Purpose: We conducted a prospective study to compare short- and long-term clinical outcomes between primary percutaneous coronary intervention (PPCI) and conservative strategies in patients with acute inferior ST segment elevation myocardial infarction (STEMI) with and without right ventricular (RV) involvement.
Methods: The study population involved 596 consecutive patients with primary acute inferior STEMI (mean age 57.3 y.o., males 85.9%) admitted to the hospital within 12 hours after the onset of symptoms. Based on treatment type, all patients were categorized into two groups: PPCI (+) who underwent PPCI (n=162) and PPCI (-) who did not undergo PPCI and received only standard medical treatment (n=434). Depending of RV involvement, each of above groups were further divided into two subgroups: those with RV myocardial infarction (RVMI(+)) and without it (RVMI(-)). Thus, within PPCI (+) group, 66 patients belong to RVMI(+) and the remaining 96 - RVMI(-), and within PPCI (-) group 192 patients belong to RVMI(+) and the remaining 242 - RVMI(-). We compared in-hospital and 1-year post-infarction cardiac mortality risks between PPCI (+) and PPCI (-) groups and their subgroups in terms of odds ratios (OR) adjusted to standard confounders (age, sex, diabetes, hypertension etc.).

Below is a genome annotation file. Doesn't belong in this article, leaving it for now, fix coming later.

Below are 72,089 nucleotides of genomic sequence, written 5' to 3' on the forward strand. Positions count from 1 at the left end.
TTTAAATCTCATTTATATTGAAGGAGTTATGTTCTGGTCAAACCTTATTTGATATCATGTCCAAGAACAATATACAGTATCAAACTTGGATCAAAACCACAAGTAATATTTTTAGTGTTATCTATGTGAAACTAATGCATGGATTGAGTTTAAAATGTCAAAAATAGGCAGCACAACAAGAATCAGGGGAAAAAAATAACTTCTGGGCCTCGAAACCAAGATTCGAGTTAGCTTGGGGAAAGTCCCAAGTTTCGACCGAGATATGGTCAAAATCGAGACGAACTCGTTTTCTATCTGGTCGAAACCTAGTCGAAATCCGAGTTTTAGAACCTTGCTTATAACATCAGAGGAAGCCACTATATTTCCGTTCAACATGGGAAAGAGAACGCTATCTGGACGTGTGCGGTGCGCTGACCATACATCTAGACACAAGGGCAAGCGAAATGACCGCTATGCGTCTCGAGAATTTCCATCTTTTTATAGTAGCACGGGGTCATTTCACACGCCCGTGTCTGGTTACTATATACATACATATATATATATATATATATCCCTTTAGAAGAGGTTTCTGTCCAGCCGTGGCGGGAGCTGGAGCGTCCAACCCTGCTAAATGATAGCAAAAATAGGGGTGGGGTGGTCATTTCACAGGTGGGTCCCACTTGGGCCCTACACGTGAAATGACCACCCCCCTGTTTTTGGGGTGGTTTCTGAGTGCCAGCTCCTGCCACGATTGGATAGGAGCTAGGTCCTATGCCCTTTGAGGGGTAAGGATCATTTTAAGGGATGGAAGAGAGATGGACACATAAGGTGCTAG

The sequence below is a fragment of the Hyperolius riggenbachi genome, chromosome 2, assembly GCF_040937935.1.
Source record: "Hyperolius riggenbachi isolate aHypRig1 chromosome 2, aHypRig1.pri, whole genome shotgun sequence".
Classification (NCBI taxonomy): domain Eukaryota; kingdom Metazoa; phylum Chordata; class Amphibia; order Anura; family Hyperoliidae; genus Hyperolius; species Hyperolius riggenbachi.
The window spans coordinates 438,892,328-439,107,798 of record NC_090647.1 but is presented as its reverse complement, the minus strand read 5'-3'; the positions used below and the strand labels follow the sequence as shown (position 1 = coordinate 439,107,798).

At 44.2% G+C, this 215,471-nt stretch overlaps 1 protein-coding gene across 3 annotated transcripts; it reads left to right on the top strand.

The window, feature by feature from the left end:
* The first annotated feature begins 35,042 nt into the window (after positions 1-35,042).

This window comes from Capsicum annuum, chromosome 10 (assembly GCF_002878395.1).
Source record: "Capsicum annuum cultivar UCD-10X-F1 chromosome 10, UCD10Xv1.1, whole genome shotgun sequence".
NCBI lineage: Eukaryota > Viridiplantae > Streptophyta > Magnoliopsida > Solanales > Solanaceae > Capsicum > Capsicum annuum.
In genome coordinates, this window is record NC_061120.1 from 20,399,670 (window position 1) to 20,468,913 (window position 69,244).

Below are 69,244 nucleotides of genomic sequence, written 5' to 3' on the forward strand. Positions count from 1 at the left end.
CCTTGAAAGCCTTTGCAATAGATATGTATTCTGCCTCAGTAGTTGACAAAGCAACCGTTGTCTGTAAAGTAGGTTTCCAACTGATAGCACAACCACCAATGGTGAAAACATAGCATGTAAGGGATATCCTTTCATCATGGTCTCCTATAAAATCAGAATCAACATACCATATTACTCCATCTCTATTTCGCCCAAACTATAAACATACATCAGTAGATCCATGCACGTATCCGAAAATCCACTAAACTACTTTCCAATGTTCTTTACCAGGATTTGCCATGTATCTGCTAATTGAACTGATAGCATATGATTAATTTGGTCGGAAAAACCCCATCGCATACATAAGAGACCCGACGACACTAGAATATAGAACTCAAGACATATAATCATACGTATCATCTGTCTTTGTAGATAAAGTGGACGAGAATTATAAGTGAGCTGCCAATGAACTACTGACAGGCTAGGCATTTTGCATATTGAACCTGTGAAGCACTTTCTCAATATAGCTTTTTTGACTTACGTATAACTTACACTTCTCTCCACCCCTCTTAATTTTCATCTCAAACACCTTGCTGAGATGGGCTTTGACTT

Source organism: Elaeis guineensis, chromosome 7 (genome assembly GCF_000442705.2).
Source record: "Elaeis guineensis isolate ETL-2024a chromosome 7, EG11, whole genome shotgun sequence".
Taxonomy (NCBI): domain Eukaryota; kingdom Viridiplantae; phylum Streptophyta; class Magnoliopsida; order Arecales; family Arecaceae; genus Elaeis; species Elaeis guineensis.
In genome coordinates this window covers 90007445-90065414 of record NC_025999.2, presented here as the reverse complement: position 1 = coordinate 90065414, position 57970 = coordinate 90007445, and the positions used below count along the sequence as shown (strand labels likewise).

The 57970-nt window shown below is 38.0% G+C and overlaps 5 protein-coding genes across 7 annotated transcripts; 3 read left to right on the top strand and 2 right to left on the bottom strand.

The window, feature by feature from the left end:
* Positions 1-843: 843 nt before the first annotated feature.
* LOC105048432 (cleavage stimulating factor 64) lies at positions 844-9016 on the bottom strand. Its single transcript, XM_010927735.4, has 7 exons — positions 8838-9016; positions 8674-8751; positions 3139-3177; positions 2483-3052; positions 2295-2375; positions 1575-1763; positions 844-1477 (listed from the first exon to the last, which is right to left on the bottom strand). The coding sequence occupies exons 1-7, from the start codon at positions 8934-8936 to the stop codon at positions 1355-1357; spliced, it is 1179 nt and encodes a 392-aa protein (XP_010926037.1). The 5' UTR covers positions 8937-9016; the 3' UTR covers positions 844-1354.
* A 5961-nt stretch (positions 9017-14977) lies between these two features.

Results: Both in-hospital and 1 year post-hospital mortality rates were significantly lower in PPCI (+) group than in PPCI (-) group (1.2% vs. 8.8%; OR 9.3; p<0.003 and 3.1% vs. 12.3%; OR 4.3; p<0.003 correspondingly). Regarding between-subgroup distribution of in-hospital and 1 year post-hospital cardiac death cases within each of above groups, we found significant differences of both rates between RVMI(-) and RVMI(+) subgroups of PPCI(-) group with higher in-hospital mortality rates in RVMI(+) subgroup (5.4% vs. 13.0%; OR 7.1; p<0.01) yet higher 1 year post-hospital mortality rates in RVMI(-) subgroup (15.5% vs. 7.9%; OR 3.9; p<0.01). Contrary to above, no significant differences were found between RVMI(-) and RVMI(+) subgroups of PPCI (+) group neither for in-hospital (0.0% vs. 3.0%; p>0.9) nor for 1 year post-hospital mortality risks (4.2% vs. 1.6%; p>0.4).
Conclusion: PPCI is associated with clinical benefits in preventing both in-hospital and 1-year post-hospital cardiac deaths in patients with primary acute inferior STEMI regardless of RV involvement. However, RVMI discloses its prognostic influence only for patients who receive only conservative treatment without PPCI.